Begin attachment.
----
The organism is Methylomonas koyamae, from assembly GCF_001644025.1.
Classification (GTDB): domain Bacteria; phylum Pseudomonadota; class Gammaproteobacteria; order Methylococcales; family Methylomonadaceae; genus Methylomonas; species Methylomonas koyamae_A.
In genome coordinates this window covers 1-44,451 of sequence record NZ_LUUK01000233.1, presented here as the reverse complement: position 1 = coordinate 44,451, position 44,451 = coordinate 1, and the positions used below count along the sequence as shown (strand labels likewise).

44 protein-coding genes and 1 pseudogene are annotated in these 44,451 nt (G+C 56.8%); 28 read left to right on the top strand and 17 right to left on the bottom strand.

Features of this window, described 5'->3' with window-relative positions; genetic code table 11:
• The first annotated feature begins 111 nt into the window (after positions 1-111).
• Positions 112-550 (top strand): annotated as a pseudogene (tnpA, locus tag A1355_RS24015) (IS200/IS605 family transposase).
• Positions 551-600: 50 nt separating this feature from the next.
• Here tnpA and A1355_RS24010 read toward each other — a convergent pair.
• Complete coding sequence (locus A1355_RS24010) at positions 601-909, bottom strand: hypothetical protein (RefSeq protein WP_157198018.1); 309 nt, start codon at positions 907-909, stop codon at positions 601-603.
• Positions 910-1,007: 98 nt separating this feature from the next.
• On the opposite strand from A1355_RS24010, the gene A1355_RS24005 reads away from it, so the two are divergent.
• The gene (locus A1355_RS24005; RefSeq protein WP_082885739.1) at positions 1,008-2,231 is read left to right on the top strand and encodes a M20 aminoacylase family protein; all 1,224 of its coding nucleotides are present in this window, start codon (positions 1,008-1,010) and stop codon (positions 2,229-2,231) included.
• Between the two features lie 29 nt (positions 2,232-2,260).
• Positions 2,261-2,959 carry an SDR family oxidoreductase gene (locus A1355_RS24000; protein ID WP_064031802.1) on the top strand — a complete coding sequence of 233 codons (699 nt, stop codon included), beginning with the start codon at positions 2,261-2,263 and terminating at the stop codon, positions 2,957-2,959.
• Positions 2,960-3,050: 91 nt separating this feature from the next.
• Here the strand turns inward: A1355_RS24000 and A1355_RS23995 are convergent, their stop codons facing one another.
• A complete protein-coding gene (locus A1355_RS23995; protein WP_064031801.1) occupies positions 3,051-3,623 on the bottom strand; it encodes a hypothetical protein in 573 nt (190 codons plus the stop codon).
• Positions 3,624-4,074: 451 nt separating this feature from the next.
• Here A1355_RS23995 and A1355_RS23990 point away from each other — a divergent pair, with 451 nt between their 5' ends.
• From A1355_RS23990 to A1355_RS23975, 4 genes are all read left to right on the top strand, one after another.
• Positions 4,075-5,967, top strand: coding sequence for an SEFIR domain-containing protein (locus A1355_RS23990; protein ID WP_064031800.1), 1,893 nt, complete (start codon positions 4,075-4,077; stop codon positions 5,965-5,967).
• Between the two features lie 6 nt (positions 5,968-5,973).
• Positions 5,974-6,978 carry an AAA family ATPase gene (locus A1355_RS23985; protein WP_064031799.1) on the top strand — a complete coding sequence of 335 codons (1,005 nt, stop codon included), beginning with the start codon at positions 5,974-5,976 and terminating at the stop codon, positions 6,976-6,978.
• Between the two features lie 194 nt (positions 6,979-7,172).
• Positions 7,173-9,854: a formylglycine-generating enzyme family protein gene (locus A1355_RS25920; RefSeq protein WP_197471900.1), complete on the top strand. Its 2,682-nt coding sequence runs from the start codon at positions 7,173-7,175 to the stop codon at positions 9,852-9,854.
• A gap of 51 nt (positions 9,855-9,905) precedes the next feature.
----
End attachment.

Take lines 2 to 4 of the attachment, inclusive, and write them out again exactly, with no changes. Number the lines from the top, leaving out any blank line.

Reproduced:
Classification (GTDB): domain Bacteria; phylum Pseudomonadota; class Gammaproteobacteria; order Methylococcales; family Methylomonadaceae; genus Methylomonas; species Methylomonas koyamae_A.
In genome coordinates this window covers 1-44,451 of sequence record NZ_LUUK01000233.1, presented here as the reverse complement: position 1 = coordinate 44,451, position 44,451 = coordinate 1, and the positions used below count along the sequence as shown (strand labels likewise).

44 protein-coding genes and 1 pseudogene are annotated in these 44,451 nt (G+C 56.8%); 28 read left to right on the top strand and 17 right to left on the bottom strand.